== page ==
Introduction: The prevalence and detailed biomarkers' characteristic of rapidly progressive Alzheimer's disease (rpAD) remain incompletely understood.
Methods: A total of 312 mild AD patients from the Alzheimer's Disease Neuroimaging Initiative database were chosen and dichotomized into rpAD and non-rpAD groups. We performed the prevalence and comprehensive biomarker evaluation.
Results: The prevalence of rpAD was 17.6% in mild AD. Compared with non-rpAD, there were no differences in APOE ε4/ε4, APOE ε3/ε4, and APOE ε2/ε4 genotype distribution, cerebrospinal fluid tau, phosphorylated tau (p-tau), amyloid-β, hippocampus volume, and amyloid deposition in rpAD. Yet, a lower p-tau/tau ratio was observed in rpAD (P = .04). rpAD showed region-specific hypometabolism ([18F]fluorodeoxyglucose-positron emission tomography [FDG-PET]) (P = .001). Receiver-operating characteristic analysis of FDG-PET demonstrated that left angular and left temporal cortices were the regions with higher area under the curve and predictive value for identifying clinical at-risk rpAD.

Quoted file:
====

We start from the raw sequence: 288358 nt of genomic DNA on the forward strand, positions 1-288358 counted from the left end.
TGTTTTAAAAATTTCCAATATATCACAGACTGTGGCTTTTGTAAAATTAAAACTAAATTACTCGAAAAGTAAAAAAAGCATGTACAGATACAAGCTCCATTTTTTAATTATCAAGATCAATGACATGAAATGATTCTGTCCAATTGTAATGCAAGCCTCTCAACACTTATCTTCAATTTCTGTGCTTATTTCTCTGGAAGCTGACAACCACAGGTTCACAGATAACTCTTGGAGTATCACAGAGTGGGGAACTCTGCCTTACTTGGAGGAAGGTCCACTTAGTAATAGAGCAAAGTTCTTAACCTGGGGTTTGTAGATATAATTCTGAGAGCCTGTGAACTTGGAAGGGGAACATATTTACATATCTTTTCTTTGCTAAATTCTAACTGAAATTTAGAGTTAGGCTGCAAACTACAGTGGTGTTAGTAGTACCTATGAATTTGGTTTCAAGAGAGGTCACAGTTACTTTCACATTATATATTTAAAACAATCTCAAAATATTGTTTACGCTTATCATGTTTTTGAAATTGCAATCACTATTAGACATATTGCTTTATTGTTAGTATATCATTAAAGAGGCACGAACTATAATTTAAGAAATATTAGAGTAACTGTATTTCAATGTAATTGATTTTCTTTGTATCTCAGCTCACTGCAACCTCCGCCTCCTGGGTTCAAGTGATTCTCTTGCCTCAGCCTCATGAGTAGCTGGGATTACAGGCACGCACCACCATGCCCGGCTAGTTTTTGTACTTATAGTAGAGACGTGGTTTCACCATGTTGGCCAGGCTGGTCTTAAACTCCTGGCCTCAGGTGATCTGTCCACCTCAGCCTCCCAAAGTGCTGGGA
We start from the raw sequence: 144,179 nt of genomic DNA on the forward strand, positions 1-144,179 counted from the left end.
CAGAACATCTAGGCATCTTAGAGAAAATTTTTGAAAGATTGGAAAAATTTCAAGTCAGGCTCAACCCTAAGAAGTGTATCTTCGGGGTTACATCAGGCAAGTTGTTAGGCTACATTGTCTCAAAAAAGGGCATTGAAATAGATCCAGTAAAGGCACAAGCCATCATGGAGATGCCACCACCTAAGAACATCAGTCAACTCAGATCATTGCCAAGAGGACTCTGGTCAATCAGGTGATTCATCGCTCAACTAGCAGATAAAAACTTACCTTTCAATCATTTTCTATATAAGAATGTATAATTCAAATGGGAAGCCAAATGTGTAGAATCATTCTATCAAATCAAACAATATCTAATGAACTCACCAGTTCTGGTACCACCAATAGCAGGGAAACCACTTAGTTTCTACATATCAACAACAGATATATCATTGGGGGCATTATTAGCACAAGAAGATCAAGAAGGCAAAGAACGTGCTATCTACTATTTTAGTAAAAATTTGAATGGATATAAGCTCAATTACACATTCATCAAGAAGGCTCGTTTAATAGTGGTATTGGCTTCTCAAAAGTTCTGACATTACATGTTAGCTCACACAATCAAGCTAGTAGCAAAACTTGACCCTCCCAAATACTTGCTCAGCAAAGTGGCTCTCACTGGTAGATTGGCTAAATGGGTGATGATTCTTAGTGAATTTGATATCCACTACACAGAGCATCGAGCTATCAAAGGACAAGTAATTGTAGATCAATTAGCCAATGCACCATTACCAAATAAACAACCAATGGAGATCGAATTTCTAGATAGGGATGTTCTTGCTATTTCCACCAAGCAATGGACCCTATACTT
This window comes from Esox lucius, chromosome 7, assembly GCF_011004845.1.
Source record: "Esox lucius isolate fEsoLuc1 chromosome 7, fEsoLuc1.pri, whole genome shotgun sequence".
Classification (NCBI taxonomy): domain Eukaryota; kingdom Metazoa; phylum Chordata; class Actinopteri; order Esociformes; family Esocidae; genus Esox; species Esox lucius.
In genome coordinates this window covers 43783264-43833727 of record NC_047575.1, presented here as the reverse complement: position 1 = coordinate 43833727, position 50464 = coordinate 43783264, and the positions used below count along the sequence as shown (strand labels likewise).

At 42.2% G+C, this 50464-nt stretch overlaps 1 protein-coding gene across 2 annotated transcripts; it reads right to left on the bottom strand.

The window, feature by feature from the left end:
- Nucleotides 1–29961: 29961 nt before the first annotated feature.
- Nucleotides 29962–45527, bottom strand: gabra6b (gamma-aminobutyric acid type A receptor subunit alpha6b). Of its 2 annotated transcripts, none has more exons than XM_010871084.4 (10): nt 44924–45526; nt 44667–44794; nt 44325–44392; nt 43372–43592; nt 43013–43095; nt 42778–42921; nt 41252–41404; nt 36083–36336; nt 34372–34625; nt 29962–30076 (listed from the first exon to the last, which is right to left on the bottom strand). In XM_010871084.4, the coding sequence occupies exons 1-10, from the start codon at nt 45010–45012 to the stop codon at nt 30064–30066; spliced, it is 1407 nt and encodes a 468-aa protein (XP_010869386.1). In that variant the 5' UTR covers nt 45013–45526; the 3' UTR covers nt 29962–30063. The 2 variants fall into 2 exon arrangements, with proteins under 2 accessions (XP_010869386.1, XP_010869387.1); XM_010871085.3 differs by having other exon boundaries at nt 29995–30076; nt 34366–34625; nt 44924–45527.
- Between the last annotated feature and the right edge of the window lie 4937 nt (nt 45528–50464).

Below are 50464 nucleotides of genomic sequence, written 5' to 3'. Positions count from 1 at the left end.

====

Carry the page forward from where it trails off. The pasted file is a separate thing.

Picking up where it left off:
Discussion: We identified that rpAD commonly existed in mild AD. Cerebral hypometabolism could provide potential clinical differential value for rpAD in the short-term follow-up period.
Keywords: Alzheimer's disease; Biomarkers; Rapidly progressive dementia.